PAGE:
The first city I stayed in during my recent November trip to Mexico was Guanajuato. The city has a distinct New Spain-feel due to its history of being home to major silver mines. The town is home to a rich, wonderful history and has been one of the few major centers of learning outside Mexico City for most of Mexico's history.
A combination of its scientific reputation, wealth, and geography led Alexander Von Humboldt to visit the city in 1803. Von Humboldt explored the mines on the ridge overlooking the city in the bowl valley below. He was surprised to see such wealth in an arid land that only had "miserable" Indian villages scattered throughout the area (This is not to say Von Humboldt was a racist. As he wrote later on that the wealth earned from the mines needed to benefit not only the Whites but also the Indians and Mestizos). A month of exploring the desert and mines around Guanajuato led Von Humboldt to declare his stay there one of the most exhausting of his life. That would be quite a feat for the city especially since one realizes the size of his Latin American trip.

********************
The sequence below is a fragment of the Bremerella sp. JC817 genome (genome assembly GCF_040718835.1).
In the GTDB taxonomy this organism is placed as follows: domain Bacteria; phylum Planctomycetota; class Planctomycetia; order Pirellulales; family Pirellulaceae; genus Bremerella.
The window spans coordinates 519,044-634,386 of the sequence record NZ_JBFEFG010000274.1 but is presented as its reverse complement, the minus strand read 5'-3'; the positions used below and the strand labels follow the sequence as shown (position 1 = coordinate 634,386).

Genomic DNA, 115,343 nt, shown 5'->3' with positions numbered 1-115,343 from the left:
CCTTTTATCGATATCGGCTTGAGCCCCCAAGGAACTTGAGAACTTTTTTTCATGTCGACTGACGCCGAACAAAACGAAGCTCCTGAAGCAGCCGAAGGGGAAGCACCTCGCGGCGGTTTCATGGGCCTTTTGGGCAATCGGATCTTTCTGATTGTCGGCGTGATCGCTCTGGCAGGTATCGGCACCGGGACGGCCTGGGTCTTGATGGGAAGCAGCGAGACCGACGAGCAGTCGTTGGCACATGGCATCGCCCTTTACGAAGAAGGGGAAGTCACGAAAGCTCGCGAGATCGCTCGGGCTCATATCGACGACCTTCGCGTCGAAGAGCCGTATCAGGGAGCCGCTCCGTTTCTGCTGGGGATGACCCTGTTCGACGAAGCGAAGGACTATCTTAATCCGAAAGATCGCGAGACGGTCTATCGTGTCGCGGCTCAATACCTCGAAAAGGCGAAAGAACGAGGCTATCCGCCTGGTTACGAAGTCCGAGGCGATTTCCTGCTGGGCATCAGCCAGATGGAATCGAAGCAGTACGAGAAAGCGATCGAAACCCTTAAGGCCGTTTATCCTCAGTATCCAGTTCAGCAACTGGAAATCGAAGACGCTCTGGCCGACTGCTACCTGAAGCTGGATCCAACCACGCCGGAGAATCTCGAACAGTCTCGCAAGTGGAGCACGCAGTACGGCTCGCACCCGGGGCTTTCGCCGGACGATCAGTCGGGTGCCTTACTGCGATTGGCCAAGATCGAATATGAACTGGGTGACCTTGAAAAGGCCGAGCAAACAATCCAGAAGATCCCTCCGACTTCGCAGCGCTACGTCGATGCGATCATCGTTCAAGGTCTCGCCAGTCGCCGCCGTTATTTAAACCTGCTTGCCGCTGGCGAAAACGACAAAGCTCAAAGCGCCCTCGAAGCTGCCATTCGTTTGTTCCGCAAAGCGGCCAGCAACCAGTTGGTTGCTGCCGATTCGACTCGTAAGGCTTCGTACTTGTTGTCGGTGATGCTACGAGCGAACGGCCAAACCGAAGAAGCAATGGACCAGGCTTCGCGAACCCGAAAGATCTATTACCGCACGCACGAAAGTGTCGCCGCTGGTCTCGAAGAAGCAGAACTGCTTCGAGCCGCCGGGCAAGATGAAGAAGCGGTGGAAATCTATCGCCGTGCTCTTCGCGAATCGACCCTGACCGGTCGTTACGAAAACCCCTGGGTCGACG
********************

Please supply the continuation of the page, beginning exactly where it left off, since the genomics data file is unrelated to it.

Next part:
The trip throughout the New World was a success. Von Humboldt wrote works on the interrelationship between geography, the environment, and biology. His works made the modern field biogeography. Besides his biogeography gift to academia, his works were used by Spanish and other New World farmers to greatly improve productivity.
Von Humboldt's time in Guanajuato was short but the city, realizing the greatness of the man, gave the geographer his own street and properly remembered his visit two hundred years later.